Interdisciplinary Learning - How Big Questions Guide a Fresh and Effective Approach to Middle School Education

Shuk Levinsky poster from citykatstories

In the real world, knowledge and skills are not learned or applied in discrete pockets, but in conjunction with each other. At Akiba-Schechter, we want students' learning to reflect this. We are therefore introducing interdisciplinary learning (IDL) to the entire middle school.

How about broadening your Hebrew vocabulary while learning about all the different foods offered at Levinsky Market in Tel Aviv?

Or learning about Israeli culture as you figure out the commands of the Israeli beach game Matkot?

Or asking yourself, what makes all of this Jewish?

Matkot page from Tel Aviv City Stories

This is exactly what one group of our 7th/8th graders will begin doing as they embark on answering their first interdisciplinary unit's Big Question:

What makes up the "heart" of a place?

This particular unit will bring together the content areas of Art, Jewish Thought and Hebrew

Art will take the lead, centering the unit around the whimsical city guide Tel Aviv Stories

Working independently or in small groups, students will learn about Tel Aviv and contemplate what constitutes its particular culture. The goal of this four-week unit will be for students to choose another place in Israel and create their own art-based guidebook. That final project will be shared not only with their classmates, but with our wider community (We are in the progress of figuring out in what format.).

And with this short introduction, you have just glimpsed what interdisciplinary learning (IDL) is all about:

IDL is student learning built around a big question, bringing together content areas in a meaningful way.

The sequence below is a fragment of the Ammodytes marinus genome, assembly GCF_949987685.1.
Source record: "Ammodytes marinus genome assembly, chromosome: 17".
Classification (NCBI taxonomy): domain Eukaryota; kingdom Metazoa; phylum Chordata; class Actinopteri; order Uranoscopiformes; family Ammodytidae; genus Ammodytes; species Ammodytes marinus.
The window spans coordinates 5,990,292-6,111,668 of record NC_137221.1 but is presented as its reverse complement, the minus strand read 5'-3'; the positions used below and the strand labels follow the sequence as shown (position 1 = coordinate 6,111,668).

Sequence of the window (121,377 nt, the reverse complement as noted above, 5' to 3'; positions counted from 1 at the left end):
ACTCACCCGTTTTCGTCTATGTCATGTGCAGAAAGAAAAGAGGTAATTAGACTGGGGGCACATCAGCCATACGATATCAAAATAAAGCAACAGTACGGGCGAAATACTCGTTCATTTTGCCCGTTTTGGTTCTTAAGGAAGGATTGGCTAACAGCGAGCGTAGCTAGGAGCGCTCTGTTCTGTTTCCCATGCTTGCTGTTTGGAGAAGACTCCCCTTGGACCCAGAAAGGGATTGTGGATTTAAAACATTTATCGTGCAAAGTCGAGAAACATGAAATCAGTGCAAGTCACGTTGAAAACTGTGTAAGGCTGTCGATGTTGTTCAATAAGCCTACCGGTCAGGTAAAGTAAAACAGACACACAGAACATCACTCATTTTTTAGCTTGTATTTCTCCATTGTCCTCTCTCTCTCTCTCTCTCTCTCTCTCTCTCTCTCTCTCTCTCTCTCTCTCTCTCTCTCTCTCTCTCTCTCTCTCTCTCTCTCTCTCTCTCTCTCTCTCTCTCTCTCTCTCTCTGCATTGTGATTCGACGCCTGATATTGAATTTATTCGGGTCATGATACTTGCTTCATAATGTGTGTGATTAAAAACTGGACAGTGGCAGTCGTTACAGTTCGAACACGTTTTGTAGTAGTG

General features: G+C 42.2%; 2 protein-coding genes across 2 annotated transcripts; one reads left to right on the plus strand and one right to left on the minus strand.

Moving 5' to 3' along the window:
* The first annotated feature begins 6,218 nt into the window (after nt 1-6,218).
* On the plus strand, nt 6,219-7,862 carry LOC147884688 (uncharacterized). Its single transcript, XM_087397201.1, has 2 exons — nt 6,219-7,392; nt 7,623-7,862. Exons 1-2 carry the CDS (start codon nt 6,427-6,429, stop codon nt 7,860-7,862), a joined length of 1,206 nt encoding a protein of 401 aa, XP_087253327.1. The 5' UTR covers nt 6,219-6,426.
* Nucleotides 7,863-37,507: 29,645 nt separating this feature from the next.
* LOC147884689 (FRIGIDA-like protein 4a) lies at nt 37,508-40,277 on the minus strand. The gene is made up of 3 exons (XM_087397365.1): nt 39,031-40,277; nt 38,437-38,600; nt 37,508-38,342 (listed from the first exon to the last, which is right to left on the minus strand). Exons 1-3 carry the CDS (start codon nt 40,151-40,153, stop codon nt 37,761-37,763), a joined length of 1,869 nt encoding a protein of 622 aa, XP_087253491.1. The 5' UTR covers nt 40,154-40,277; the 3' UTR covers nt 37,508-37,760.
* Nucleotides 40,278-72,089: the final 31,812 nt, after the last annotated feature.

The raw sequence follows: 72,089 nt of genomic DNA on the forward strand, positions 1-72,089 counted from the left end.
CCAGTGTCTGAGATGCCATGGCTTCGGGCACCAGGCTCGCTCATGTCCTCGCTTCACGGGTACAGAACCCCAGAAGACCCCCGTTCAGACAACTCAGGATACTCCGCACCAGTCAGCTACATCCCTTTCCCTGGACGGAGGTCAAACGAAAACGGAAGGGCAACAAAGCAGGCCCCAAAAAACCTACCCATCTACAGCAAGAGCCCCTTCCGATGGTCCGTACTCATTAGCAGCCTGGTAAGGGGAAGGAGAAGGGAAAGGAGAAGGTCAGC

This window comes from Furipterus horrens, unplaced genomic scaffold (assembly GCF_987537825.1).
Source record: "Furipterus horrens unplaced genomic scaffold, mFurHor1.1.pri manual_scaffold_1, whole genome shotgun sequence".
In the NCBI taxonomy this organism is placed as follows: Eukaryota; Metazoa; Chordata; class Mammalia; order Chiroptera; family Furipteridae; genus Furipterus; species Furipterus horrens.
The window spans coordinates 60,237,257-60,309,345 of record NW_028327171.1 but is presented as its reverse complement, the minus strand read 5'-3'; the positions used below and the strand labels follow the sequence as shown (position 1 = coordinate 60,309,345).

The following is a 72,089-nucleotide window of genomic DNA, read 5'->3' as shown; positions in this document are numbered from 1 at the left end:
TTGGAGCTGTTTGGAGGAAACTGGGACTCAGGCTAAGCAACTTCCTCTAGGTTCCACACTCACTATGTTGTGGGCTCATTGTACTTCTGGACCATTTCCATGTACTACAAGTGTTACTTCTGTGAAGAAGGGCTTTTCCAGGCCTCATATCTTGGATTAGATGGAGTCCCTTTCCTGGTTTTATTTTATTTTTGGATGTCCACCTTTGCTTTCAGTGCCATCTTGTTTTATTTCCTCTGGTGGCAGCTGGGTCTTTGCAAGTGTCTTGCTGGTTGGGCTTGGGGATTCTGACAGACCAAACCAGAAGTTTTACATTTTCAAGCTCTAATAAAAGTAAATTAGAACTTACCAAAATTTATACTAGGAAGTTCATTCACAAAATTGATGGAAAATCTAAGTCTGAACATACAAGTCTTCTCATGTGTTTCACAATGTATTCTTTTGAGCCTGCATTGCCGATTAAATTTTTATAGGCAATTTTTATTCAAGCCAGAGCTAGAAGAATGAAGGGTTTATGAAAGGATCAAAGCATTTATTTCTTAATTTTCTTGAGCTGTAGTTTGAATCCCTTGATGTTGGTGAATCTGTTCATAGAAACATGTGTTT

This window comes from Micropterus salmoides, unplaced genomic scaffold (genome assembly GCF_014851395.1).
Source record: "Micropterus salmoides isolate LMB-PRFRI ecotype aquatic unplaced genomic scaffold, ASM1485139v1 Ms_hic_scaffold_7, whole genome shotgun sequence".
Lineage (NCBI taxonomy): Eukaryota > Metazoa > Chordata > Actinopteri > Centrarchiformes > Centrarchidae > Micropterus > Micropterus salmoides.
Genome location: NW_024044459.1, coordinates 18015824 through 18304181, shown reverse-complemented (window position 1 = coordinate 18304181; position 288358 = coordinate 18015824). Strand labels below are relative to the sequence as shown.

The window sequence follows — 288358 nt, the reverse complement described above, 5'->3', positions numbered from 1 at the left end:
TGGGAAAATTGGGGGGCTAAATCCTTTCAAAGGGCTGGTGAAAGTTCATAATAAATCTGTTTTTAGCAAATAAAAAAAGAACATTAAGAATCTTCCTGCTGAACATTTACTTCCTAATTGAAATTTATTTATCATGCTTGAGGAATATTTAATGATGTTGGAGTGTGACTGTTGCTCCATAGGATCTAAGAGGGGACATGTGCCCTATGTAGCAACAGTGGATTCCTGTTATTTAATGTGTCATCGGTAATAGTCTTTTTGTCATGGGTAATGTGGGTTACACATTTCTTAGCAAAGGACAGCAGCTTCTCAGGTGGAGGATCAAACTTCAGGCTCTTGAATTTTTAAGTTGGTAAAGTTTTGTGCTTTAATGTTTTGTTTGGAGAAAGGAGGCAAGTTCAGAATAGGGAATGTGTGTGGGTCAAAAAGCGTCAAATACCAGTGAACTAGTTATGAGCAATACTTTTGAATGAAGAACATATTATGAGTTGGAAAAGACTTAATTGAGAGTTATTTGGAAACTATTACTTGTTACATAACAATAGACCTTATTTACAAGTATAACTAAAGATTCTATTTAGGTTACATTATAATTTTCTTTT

Science, Humanities, Language Arts, History, Jewish Thought, and Music are taught together and not as separate disciplines. 

IDL is student-led. Students are given a task and have to figure out what they need to solve the problem or answer the question. Knowledge is not handed to them. Teachers do not function as the givers of knowledge. Instead, they serve as expert guides facilitating student learning. Each IDL unit is four weeks long and culminates in an authentic final project that requires students to demonstrate their mastery of the skills and understandings of the unit.

At Akiba-Schechter we have used the IDL approach in 7th/8th grade Humanities for a number of years. We have found it so effective that we are expanding it to the entire middle school this year. 

We have found that IDL supports:

  • authentic, real-world learning
  • student ownership of their learning experience
  • student choice
  • critical-thinking skills
  • problem-solving skills
  • integration of skills across disciplines

More research on IDL can be found at Why Teach with an Interdisciplinary Approach?

Furthermore, in the age of running a school during the COVID-19 pandemic, IDL makes for a more streamlined school experience. 

During online school in the spring, we found that dividing students' days into many different units was challenging for many. There were way too many classes, sites and assignments to keep track of. With IDL, we can be nimbler. Students are focused on one project and can progress even when they do not have immediate access to a teacher or module. In the event that students need to stay at home, this project-based approach makes it easier to participate and advance.

Here are a few more examples of upcoming units:

5th/6th grade IDL unit

The 5th/6th grade unit captured in the graph above addresses the question, Why do things move the way they do? 

Led by a Science unit on motion, introducing the properties of velocity, acceleration and speed, for example, this unit will also incorporate the math of predicting and representing motion. And the Hebrew component of this unit will most likely focus on the verbs of motion.

Another 5th/6th grade unit will ask: How has communication shaped human connection?

While the Humanities component here might examine how communication has changed over time, this unit on the power of words easily connects with one of the Torah's main principles: the power of the spoken word. Music is another timeless form of communication that adds another dimension to this unit.

In today's world, knowledge is often just a few finger taps away. Education is tasked with teaching students the skills to analyze and understand their world, and to provide them with the framework to practice, hone and apply those critical skills.

We look forward to sharing many of our students' upcoming IDL projects on this blog!


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